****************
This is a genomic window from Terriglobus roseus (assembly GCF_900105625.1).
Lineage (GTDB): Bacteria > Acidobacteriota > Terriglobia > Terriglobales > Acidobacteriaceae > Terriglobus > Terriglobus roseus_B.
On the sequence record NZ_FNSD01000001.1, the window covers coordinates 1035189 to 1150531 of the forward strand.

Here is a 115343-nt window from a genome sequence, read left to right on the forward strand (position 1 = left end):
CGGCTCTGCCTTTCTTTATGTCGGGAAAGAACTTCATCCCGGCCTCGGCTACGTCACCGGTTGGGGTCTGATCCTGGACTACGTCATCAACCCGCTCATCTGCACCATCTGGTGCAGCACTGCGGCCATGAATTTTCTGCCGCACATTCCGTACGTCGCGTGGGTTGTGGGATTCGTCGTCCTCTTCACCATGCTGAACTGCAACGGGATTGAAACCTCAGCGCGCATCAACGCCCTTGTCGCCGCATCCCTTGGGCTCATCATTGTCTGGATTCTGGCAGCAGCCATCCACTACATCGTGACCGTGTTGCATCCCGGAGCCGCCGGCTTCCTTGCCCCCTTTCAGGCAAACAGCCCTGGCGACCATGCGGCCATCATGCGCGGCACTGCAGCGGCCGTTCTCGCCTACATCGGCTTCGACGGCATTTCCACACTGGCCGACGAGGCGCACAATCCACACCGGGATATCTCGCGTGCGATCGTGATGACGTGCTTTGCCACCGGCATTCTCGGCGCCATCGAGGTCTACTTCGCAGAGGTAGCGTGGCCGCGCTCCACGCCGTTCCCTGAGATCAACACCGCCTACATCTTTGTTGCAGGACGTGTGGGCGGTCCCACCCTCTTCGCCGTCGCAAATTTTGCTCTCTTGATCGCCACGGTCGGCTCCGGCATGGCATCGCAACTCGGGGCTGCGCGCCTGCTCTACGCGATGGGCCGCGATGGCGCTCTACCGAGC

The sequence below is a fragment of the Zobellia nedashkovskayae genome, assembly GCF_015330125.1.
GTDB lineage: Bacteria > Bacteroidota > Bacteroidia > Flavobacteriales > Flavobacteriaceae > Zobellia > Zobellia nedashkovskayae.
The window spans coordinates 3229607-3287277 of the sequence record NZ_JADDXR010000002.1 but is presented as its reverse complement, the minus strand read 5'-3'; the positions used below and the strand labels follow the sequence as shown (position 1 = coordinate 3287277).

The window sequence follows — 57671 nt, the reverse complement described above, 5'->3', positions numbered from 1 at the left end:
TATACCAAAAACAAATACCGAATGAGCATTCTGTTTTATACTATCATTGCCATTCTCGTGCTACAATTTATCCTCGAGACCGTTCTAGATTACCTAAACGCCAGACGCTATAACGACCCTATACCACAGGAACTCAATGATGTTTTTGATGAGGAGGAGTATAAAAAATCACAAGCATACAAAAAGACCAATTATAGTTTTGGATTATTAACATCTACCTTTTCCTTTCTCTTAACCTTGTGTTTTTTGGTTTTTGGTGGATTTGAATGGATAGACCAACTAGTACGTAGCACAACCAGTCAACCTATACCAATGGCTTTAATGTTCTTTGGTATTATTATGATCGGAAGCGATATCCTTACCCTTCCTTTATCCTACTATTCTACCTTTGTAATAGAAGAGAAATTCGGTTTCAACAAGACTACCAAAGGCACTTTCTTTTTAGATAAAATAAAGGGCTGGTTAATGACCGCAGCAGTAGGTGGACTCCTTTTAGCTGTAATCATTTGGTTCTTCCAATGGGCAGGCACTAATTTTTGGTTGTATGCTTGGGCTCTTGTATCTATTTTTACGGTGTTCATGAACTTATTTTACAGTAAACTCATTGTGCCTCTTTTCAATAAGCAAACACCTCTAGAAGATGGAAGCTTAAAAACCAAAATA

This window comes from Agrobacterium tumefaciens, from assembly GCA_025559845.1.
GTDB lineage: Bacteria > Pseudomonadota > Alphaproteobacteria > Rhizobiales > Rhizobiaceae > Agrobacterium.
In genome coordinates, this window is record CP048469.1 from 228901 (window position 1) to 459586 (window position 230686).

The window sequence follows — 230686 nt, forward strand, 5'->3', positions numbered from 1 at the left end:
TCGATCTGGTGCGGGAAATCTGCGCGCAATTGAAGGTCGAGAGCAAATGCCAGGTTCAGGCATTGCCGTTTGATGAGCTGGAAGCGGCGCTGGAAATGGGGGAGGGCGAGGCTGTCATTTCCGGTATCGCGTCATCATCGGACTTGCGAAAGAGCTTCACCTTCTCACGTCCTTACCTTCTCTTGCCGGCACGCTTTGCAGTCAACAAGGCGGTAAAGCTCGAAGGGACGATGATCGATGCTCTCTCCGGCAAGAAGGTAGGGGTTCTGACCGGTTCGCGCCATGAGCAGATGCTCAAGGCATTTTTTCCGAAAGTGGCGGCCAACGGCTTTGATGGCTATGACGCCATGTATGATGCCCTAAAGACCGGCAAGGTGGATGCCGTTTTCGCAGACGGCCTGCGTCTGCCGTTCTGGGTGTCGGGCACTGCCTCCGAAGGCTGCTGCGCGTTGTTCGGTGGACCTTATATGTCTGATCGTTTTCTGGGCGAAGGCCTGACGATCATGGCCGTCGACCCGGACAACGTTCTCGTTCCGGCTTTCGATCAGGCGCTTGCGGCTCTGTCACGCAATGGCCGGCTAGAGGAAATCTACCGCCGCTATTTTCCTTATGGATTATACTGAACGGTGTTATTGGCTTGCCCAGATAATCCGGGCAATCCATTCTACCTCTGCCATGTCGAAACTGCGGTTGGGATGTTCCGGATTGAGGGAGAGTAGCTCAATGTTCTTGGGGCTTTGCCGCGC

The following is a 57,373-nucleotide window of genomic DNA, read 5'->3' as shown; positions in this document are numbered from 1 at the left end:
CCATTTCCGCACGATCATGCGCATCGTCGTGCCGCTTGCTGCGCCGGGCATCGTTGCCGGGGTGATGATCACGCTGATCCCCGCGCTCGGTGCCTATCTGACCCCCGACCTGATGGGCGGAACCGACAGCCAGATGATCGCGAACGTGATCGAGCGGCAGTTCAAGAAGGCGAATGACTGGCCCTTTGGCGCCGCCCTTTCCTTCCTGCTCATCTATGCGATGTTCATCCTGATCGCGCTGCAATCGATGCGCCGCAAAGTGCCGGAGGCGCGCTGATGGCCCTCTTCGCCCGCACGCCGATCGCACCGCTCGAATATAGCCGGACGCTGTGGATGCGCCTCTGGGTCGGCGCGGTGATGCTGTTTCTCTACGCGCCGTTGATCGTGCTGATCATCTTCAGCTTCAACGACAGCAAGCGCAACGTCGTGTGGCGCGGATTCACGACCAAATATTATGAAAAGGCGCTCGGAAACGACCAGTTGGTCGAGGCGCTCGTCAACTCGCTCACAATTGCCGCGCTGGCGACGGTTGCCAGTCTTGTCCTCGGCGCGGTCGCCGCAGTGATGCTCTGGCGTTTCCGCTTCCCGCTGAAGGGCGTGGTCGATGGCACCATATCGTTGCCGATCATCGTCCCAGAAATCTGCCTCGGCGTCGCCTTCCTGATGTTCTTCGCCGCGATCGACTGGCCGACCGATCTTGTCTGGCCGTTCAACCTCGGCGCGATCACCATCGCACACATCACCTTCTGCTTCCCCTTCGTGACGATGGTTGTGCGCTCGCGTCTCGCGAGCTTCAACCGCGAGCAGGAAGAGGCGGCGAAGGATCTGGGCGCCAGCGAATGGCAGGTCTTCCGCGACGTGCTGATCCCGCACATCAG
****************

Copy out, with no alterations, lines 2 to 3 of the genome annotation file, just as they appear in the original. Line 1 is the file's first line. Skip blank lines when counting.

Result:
Lineage (GTDB): Bacteria > Acidobacteriota > Terriglobia > Terriglobales > Acidobacteriaceae > Terriglobus > Terriglobus roseus_B.
On the sequence record NZ_FNSD01000001.1, the window covers coordinates 1035189 to 1150531 of the forward strand.